Wednesday, October 2, 2019

An Application Security Program Is More Than Scanning

Just like vulnerability management is larger than just patching, application security is larger than just scanning applications. We can’t confuse performing a group of application security activities with having a application security program. 

If execs don’t understand the connection of the program to their business objectives, then you don’t have a “program”.  You have activities. Activities that aren’t likely sufficiently understood, connected, or compelling to have the level of funding that is needed to cover the requirements of securing your key applications. 

In that context, why should executives provide more resources?  Would you?

A comprehensive application security program will have multiple components:

Security governance: Written standards and policies that define and guide application security in the organization. You can’t hand out speeding tickets without speed limit signs. 

Application inventory: a security team can only protect what they know about. The list should have a prioritization based on organizational strategy and compliance requirements. 

Application Scans: Static and dynamic scans that provide baseline data for analysis to evaluate the quality of secure code and vulnerabilities that may be present. 

Regular team engagement: a regular drumbeat of formal meetings between teams to understand current priorities and identify/track issues from a common backlog 

Developer training: A program of instruction around the secure development and design standards as well as formal training for devs and architects 

Threat modeling: Answering the questions, “what are we doing?”, “what can go wrong?”, “what will we do about it?” and “how are we doing?”

Penetration testing: A capability that periodic tests the security of applications based on their prioritization. Pen testing can also be used to determine the efficacy of threat modeling efforts. This can be internal or external.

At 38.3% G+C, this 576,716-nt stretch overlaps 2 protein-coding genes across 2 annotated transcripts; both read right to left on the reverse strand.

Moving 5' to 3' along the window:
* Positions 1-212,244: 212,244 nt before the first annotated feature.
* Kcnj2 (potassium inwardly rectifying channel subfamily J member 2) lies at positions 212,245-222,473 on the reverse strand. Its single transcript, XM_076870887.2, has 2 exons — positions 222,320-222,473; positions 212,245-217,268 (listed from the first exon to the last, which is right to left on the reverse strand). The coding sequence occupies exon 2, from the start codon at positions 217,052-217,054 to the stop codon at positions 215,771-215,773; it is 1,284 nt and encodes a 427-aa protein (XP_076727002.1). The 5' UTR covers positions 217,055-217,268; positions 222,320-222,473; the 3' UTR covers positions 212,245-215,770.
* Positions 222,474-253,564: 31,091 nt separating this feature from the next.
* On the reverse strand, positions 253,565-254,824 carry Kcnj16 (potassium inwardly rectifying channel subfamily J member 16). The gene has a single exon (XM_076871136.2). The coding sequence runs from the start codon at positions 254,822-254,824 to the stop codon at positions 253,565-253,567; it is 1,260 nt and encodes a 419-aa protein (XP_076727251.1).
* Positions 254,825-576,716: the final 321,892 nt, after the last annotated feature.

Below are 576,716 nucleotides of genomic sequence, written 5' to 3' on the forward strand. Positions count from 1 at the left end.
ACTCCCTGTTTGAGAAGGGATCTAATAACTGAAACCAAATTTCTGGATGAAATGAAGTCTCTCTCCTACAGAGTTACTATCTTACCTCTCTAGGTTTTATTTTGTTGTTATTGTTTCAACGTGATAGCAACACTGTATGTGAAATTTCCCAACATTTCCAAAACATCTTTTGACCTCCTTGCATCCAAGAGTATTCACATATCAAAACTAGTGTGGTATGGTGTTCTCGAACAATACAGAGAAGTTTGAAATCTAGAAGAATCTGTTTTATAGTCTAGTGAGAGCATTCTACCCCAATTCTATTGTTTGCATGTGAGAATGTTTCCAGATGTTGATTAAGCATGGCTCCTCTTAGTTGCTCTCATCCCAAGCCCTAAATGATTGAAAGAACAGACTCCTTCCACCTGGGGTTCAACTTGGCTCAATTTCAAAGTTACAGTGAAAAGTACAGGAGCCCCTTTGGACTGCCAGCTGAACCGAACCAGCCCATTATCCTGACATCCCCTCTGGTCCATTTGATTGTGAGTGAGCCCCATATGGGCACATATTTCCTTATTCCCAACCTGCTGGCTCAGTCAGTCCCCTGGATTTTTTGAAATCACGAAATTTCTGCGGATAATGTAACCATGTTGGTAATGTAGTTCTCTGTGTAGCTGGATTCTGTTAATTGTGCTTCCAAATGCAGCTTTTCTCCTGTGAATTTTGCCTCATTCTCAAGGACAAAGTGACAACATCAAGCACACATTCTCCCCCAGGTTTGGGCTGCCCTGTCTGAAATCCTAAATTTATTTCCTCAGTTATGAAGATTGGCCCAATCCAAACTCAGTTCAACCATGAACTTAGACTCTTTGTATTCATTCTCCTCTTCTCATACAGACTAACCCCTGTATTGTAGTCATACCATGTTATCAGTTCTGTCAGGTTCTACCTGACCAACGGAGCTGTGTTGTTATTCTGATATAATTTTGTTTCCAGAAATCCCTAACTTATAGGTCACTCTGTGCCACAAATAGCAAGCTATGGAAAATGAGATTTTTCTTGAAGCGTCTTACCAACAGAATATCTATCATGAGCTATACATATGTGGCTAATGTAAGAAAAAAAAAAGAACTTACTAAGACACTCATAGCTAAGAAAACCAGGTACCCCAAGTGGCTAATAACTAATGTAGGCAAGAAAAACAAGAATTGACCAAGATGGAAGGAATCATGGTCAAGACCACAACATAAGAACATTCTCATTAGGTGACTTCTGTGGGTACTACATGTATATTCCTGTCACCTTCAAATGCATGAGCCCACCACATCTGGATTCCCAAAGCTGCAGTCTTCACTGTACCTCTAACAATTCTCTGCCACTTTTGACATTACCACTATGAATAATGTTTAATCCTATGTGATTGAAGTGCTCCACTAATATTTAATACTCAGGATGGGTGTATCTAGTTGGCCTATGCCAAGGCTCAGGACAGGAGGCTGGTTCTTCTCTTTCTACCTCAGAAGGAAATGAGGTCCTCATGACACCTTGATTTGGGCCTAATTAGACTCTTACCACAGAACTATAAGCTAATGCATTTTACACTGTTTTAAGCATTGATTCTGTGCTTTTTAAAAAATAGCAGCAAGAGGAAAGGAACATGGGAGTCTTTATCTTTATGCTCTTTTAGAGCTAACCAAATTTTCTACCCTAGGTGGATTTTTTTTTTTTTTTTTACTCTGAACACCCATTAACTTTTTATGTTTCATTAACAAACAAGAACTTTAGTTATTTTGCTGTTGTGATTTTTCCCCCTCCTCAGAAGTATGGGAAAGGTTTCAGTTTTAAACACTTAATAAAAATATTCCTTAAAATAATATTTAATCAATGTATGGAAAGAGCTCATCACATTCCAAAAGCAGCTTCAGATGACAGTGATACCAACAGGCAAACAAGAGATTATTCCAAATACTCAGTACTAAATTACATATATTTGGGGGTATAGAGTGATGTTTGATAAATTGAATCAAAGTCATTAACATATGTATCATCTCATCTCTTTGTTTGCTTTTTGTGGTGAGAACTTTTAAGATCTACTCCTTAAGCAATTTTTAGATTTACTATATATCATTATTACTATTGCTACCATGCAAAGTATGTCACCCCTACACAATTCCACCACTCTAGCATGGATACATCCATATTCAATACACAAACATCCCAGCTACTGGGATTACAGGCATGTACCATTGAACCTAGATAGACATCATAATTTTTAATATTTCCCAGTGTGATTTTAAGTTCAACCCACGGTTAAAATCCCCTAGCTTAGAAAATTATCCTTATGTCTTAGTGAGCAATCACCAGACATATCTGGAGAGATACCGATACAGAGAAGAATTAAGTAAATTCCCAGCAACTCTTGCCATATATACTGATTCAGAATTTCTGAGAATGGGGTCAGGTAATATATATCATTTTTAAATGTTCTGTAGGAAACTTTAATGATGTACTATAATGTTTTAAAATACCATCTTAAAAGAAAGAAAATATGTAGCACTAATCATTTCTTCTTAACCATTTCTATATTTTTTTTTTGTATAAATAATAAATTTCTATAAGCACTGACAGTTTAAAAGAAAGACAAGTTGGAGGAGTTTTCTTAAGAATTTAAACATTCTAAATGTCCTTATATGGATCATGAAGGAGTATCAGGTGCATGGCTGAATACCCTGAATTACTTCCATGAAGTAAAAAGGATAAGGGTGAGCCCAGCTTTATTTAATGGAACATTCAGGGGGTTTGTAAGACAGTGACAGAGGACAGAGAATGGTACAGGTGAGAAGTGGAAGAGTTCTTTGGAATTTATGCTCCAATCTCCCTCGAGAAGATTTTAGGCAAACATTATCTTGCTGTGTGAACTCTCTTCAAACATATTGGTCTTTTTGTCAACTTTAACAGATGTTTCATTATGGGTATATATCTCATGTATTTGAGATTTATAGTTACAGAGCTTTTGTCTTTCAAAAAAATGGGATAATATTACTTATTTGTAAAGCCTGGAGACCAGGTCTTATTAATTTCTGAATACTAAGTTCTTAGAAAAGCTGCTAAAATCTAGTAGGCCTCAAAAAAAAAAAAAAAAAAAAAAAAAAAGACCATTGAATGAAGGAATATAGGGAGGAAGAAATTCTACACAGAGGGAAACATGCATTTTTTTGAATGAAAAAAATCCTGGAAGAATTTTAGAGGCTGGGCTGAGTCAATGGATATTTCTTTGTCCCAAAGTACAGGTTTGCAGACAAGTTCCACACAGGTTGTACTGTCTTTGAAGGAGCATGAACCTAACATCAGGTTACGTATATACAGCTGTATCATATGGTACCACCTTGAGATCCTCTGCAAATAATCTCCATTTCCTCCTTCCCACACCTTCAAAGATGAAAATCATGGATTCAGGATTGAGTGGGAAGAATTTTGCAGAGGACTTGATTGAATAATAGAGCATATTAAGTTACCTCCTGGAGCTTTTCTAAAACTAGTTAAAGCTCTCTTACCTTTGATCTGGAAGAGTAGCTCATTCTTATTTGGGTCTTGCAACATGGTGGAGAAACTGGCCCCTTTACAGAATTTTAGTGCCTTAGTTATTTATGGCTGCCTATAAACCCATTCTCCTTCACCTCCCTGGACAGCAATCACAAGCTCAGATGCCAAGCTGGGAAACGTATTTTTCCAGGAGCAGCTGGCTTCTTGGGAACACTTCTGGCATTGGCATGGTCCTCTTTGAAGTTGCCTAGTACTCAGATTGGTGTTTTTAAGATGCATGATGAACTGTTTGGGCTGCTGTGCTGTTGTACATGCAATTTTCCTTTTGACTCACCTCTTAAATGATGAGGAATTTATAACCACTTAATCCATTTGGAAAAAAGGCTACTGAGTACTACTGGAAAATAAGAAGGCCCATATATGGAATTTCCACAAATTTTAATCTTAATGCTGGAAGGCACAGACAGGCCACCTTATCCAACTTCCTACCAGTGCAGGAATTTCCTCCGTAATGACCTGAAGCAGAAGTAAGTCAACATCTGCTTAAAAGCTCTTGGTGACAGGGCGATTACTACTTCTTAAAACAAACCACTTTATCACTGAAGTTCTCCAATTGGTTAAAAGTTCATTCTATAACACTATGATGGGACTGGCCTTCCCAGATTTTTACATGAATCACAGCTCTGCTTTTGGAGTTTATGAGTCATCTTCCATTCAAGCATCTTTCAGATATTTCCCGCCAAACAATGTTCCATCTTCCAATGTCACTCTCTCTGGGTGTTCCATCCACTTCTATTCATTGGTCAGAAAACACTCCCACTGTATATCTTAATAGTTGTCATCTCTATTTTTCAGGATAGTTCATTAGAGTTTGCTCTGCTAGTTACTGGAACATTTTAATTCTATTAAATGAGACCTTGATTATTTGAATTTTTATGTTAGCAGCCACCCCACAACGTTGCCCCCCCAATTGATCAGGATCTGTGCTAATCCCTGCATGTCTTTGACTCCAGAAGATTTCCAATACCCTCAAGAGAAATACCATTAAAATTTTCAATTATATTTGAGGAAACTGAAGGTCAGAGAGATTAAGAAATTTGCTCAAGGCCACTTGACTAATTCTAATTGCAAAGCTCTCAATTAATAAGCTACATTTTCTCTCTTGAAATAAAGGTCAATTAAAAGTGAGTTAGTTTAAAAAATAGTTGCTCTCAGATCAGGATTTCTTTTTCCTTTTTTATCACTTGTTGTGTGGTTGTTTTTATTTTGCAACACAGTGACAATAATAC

Reporting and metrics: Using program data and program outputs to answer questions such as, “how are we doing?”, “where should we be focused right now?”, “what are our gaps?”, “are we getting better over time?” and “are appsec resources being used to maximum value?”

Capability building and Projects: The roadmap and project oversight to address program gaps and audit findings.

Security architecture: Definition of required application security controls/tools as well as ensuring controls coverage that protects application integrations, data entry/exit points, and development processes. I’d also include any network compensating controls here. 

The program data points are drawn from the long list of activities noted above. Gaps are gaps. Note them as such.

 Now, a cyber security leader has to turn all of this activity that determines current state into a program with objectives, a roadmap, resources, and gaps. This is the part that the execs should be hearing about and seeing, not the nitty-gritty details. 

Objectives. Current state. Roadmap. Resources. Gaps. 

In short, a summarized but compelling presentation of how application security fits into the business and the value that the program provides. 

Only then will you have a true application security program that can be briefed to executives in a way that they'll understand. 

Follow me on Twitter for discussion and the latest blog updates: @Opinionatedsec1. Or, start your own discussion using #crazygoodcyberteams on twitter or Linkedin and I'll read it.


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